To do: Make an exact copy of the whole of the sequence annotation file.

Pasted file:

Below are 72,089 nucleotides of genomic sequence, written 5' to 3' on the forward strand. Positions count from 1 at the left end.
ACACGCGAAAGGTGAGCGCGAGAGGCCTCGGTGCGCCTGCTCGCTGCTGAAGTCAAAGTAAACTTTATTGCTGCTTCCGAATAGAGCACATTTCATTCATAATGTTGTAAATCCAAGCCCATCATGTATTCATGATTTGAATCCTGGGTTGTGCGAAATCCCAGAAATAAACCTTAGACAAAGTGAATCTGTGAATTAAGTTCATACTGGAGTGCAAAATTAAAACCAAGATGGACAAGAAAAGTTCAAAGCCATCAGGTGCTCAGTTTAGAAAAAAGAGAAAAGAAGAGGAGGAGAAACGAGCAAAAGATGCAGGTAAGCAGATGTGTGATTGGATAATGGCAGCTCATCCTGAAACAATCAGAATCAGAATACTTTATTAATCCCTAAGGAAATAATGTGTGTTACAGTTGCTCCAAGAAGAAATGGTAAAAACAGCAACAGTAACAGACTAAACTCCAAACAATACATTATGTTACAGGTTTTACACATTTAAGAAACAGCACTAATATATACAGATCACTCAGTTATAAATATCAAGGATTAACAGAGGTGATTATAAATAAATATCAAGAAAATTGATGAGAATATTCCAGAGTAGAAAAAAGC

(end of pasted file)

Below are 72,089 nucleotides of genomic sequence, written 5' to 3' on the forward strand. Positions count from 1 at the left end.
ACACGCGAAAGGTGAGCGCGAGAGGCCTCGGTGCGCCTGCTCGCTGCTGAAGTCAAAGTAAACTTTATTGCTGCTTCCGAATAGAGCACATTTCATTCATAATGTTGTAAATCCAAGCCCATCATGTATTCATGATTTGAATCCTGGGTTGTGCGAAATCCCAGAAATAAACCTTAGACAAAGTGAATCTGTGAATTAAGTTCATACTGGAGTGCAAAATTAAAACCAAGATGGACAAGAAAAGTTCAAAGCCATCAGGTGCTCAGTTTAGAAAAAAGAGAAAAGAAGAGGAGGAGAAACGAGCAAAAGATGCAGGTAAGCAGATGTGTGATTGGATAATGGCAGCTCATCCTGAAACAATCAGAATCAGAATACTTTATTAATCCCTAAGGAAATAATGTGTGTTACAGTTGCTCCAAGAAGAAATGGTAAAAACAGCAACAGTAACAGACTAAACTCCAAACAATACATTATGTTACAGGTTTTACACATTTAAGAAACAGCACTAATATATACAGATCACTCAGTTATAAATATCAAGGATTAACAGAGGTGATTATAAATAAATATCAAGAAAATTGATGAGAATATTCCAGAGTAGAAAAAAGC